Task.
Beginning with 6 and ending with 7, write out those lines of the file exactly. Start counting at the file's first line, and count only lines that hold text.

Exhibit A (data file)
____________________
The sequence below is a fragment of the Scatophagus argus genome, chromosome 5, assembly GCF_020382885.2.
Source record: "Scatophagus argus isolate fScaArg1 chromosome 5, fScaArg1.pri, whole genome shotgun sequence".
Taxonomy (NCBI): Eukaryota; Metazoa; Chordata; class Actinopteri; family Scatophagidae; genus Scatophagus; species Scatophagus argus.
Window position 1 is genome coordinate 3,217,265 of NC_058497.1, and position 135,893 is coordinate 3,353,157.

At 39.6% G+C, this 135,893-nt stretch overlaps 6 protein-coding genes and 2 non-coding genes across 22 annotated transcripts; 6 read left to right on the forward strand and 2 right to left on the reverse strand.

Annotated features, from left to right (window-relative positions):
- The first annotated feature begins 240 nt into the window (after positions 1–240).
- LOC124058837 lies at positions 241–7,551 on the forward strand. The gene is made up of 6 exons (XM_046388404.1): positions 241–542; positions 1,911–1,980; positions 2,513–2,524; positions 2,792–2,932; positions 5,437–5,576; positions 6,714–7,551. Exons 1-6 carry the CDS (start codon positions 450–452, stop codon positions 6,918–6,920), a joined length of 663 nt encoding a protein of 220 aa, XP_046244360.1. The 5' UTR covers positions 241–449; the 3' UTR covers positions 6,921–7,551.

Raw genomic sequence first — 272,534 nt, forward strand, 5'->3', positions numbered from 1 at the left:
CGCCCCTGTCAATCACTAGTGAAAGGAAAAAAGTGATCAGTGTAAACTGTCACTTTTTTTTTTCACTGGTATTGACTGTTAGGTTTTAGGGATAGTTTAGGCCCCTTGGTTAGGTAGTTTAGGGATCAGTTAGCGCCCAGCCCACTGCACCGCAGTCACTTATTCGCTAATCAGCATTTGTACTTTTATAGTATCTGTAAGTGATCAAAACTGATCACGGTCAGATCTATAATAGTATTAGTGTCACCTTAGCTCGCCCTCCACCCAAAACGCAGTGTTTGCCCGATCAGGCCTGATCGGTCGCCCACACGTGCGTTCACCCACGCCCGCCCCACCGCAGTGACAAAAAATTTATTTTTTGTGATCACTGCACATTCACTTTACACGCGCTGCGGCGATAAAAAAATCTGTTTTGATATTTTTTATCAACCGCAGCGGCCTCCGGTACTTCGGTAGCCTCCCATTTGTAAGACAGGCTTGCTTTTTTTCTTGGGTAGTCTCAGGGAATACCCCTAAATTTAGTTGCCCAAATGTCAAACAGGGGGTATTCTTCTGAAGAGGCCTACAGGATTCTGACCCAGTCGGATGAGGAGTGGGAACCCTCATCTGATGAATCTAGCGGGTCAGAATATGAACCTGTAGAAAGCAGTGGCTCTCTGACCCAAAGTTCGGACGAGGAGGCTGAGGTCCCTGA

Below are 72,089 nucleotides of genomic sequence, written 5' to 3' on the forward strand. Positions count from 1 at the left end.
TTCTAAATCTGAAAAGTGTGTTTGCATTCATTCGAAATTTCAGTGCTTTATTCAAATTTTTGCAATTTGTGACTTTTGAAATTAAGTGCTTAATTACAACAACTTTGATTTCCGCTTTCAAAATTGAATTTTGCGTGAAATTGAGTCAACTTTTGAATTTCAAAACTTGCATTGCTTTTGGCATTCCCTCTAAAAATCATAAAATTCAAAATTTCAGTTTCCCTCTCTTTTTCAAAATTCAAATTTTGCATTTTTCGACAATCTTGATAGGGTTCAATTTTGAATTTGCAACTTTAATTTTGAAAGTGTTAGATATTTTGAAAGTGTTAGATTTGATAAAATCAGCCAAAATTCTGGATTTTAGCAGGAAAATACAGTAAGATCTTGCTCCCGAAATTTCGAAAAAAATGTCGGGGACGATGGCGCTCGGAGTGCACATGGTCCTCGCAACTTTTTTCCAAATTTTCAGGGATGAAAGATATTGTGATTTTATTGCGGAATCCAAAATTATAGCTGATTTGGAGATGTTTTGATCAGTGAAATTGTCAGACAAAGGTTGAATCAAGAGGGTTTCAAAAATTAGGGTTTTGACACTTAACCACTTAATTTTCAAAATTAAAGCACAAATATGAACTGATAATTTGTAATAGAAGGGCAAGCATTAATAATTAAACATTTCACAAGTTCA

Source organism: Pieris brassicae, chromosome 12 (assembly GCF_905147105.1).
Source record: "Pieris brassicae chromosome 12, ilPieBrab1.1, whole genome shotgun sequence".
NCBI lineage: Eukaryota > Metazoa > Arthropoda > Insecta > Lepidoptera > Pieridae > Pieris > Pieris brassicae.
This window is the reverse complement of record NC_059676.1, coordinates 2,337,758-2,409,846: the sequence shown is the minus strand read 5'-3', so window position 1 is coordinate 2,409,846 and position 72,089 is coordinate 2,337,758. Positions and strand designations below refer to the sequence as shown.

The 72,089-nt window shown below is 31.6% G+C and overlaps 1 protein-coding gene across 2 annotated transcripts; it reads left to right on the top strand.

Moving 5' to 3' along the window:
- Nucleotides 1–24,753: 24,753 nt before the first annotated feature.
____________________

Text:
Annotated features, from left to right (window-relative positions):
- The first annotated feature begins 240 nt into the window (after positions 1–240).